Hooks Institute to Host National Book Award Presentation

black patience performance, civil rights, and the unfinished project of emancipation

Dr. Julius B. Fleming, Jr., author of ‘Black Patience: Performance, Civil Rights, and the Unfinished Project of Emancipation’ to receive 2022 Hooks National Book Award

Feb. 12, 2024 — The Benjamin L. Hooks Institute for Social Change at the University of Memphis will celebrate the 2022 Hooks National Book Award winner, Dr. Julius B. Fleming Jr. and his book “Black Patience: Performance, Civil Rights, and the Unfinished Project of Emancipation at a ceremony Tuesday, Feb. 27. The event will include a presentation of the award as well as a lecture by Fleming. This free event will be held at Hattiloo Theatre at 6 p.m.

About Black Patience

Freedom, Now! This rallying cry became the most iconic phrase of the Civil Rights Movement, challenging the persistent command that Black people wait—in the holds of slave ships and on auction blocks, in segregated bus stops and schoolyards—for their long-deferred liberation.

In “Black Patience,” Julius B. Fleming Jr. contends that during the Civil Rights Movement, Black artists and activists used theatre to energize this radical refusal to wait. Participating in a vibrant culture of embodied political performance that ranged from marches and sit-ins to jail-ins and speeches, these artists turned to this type of theatre to unsettle a violent racial project that Fleming refers to as Black patience. Inviting the likes of James Baldwin, Lorraine Hansberry, Alice Childress, Douglas Turner Ward, Duke Ellington and Oscar Brown Jr. to the stage, “Black Patience illuminates how Black artists and activists of the Civil Rights era used theatre to expose, critique and repurpose structures of white supremacy.

“Julius Fleming Jr.’s ‘Black Patience’ emerged from a dynamic collection of finalists by combining an engaging narrative of the Civil Rights Movement with stories of African American artists who used theater as a key site in moving the civil rights struggle forward, particularly in its rejection of calls for ‘black patience’ surrounding the end of Jim Crow segregation and voting rights” said Dr. Terrence Tucker, chair and professor in the University of Memphis Department of English and chair of the Hooks National Book Award committee.

"Having spent 22 years of my life living in my native Mississippi, the home of Fannie Lou Hamer, Medgar Evers, and so many unknown civil rights workers; having spent four years as a student at Tougaloo College, an HBCU hailed as the ‘cradle of the Civil Rights Movement’ in that state; having spent most of my professional life studying and writing about the Civil Rights Movement and its relationship to black theater: I cannot imagine a more meaningful honor than receiving that the Hooks National Books Award,” said Fleming. “Dr. Benjamin L. Hooks was a tower of social and political change and a civil rights giant. And the Hooks Institute stands as a living and breathing testament to the rich history of civil rights struggle that Dr. Hooks faced head-on, while at the same time cultivating the ongoing urgency that must fuel our own commitment to civil rights, right now. What an honor for my book to be in such brave and auspicious company.”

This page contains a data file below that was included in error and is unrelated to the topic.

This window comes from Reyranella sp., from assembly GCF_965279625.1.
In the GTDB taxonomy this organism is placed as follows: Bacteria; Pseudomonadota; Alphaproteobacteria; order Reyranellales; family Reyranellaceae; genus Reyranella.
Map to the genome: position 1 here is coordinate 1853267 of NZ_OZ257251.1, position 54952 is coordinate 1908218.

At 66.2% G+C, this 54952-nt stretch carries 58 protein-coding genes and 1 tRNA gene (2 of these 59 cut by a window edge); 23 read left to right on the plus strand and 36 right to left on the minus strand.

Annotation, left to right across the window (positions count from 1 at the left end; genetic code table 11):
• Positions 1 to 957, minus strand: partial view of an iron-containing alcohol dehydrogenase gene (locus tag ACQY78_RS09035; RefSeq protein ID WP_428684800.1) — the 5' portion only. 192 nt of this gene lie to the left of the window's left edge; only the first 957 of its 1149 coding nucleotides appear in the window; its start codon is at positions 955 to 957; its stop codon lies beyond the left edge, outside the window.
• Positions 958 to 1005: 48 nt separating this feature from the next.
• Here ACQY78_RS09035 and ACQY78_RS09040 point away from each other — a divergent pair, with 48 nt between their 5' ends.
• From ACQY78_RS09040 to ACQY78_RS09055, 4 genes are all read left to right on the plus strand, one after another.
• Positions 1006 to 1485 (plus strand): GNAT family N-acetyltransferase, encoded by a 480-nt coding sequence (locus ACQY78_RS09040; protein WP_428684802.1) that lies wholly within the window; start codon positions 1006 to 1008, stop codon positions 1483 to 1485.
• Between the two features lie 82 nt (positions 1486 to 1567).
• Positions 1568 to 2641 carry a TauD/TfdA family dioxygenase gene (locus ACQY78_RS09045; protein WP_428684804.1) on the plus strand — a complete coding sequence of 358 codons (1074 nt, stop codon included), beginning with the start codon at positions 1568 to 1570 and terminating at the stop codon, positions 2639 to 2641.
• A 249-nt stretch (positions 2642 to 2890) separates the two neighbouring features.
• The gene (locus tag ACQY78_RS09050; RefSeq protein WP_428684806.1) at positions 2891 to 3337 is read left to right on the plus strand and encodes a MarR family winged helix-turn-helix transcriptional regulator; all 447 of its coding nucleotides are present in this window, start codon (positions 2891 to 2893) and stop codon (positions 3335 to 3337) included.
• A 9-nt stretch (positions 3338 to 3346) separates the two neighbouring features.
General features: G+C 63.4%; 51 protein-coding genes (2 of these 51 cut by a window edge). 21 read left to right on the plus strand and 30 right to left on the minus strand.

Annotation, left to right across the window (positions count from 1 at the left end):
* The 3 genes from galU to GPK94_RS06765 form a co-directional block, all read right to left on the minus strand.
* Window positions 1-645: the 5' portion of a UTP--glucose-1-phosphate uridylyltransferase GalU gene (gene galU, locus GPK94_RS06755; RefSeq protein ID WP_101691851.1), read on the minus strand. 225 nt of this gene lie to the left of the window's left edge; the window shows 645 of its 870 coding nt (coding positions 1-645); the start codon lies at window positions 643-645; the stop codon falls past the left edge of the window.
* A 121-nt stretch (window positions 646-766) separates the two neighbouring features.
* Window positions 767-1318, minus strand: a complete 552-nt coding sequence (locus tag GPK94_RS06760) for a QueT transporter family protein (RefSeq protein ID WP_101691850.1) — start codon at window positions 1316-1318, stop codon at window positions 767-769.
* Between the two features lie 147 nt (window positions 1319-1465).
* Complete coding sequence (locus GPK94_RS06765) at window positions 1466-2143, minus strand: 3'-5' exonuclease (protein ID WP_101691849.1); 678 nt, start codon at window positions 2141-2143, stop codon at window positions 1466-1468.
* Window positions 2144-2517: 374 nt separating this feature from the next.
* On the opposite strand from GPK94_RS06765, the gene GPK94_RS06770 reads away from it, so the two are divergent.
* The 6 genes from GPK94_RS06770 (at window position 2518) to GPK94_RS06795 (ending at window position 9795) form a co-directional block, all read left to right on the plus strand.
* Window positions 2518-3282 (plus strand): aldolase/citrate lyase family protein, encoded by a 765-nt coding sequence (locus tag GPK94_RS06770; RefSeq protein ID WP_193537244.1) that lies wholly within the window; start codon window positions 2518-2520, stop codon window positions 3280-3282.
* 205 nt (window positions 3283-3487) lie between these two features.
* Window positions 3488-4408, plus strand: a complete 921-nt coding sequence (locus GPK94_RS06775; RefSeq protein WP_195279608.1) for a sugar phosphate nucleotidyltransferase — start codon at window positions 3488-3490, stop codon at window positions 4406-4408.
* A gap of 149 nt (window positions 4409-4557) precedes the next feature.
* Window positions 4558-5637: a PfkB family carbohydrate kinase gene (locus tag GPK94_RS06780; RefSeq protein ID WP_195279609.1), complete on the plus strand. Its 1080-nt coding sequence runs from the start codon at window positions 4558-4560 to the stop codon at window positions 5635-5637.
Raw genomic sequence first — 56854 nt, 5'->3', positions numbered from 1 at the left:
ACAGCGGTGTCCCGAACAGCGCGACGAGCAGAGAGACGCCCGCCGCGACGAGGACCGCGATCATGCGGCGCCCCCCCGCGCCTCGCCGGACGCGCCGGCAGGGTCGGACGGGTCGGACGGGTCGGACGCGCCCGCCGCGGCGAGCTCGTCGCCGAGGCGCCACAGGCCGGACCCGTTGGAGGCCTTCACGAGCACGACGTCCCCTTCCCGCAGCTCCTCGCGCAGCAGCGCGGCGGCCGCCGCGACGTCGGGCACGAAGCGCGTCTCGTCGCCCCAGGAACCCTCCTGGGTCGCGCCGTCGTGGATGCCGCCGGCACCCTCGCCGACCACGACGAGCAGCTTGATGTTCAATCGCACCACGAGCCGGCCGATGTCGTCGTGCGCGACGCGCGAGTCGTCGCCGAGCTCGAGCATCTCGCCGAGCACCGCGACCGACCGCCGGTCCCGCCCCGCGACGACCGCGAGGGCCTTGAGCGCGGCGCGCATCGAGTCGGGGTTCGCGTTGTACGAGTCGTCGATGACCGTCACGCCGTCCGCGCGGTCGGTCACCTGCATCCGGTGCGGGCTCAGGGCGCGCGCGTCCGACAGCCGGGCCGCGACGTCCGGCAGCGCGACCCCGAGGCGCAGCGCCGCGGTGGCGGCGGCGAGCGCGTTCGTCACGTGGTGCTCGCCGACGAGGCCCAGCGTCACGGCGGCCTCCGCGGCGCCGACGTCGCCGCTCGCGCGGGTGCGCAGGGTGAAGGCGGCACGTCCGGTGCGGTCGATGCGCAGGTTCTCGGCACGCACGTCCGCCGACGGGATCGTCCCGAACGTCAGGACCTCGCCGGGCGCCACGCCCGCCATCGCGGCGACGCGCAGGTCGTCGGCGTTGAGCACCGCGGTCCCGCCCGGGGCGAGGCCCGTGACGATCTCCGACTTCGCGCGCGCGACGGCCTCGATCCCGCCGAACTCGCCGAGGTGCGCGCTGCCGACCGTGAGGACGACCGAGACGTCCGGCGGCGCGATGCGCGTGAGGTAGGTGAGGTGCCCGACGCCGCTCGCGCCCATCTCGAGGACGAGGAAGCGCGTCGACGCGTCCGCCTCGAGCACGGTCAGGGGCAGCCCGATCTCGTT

Hattiloo Theatre is the Presenting Sponsor for the event. The following University of Memphis entities are Partnering Co-Sponsors: African and African American Studies Program, the Department of English, the Department of History, the Department of Theatre & Dance and the Marcus W. Orr Center for the Humanities.

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Strategic Partnerships Consultant
Benjamin L. Hooks Institute

About the Hooks National Book Award
The Hooks Institute's National Book Award is presented to a nonfiction book published in the calendar year that best furthers understanding of the American civil rights movement and its legacy. A panel of judges representing various disciplines and academic institutions in Memphis awards the annual honor. The winner was chosen from a group of 30 nominations covering a diverse field of subjects related to the civil rights movement and its legacy. Carla and Holmes Peacher-Ryan are Co-Sponsors of the 2022 Hooks National Book Award.hooks award

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Hooks National Book Award Committee
The Hooks Institute extends its gratitude to the 2022 Hooks National Book Award committee. It includes committee chair Dr. Terrence Tucker, professor and chair of the UofM Department of English, Dr. Beverly Cross, Lillian and Morrie Moss Chair of Excellence in Urban Education at the UofM; Dr. Charles McKinney, associate professor of History at Rhodes College; Dr. Ladrica Menson-Furr, assistant dean of the UofM College of Arts and Sciences, associate professor of English and director of African and African American Studies; Dr. Ladonna Young, Educational Consultant.

About the Benjamin L. Hooks Institute for Social Change
The Benjamin L. Hooks Institute implements its mission of teaching, studying and promoting civil rights and social change through research, education and direct intervention programs. Institute programs include community outreach; funding faculty research initiatives on community issues; implementing community service projects; hosting conferences, symposiums and lectures; and promoting local and national scholarship on civil and human rights.

The Hooks Institute is an interdisciplinary center at the University of Memphis. Contributed revenue for the Hooks Institute, including funding from individuals, corporations and foundations, is administered through the University of Memphis Foundation, a 501(c)(3) organization. For more information, visit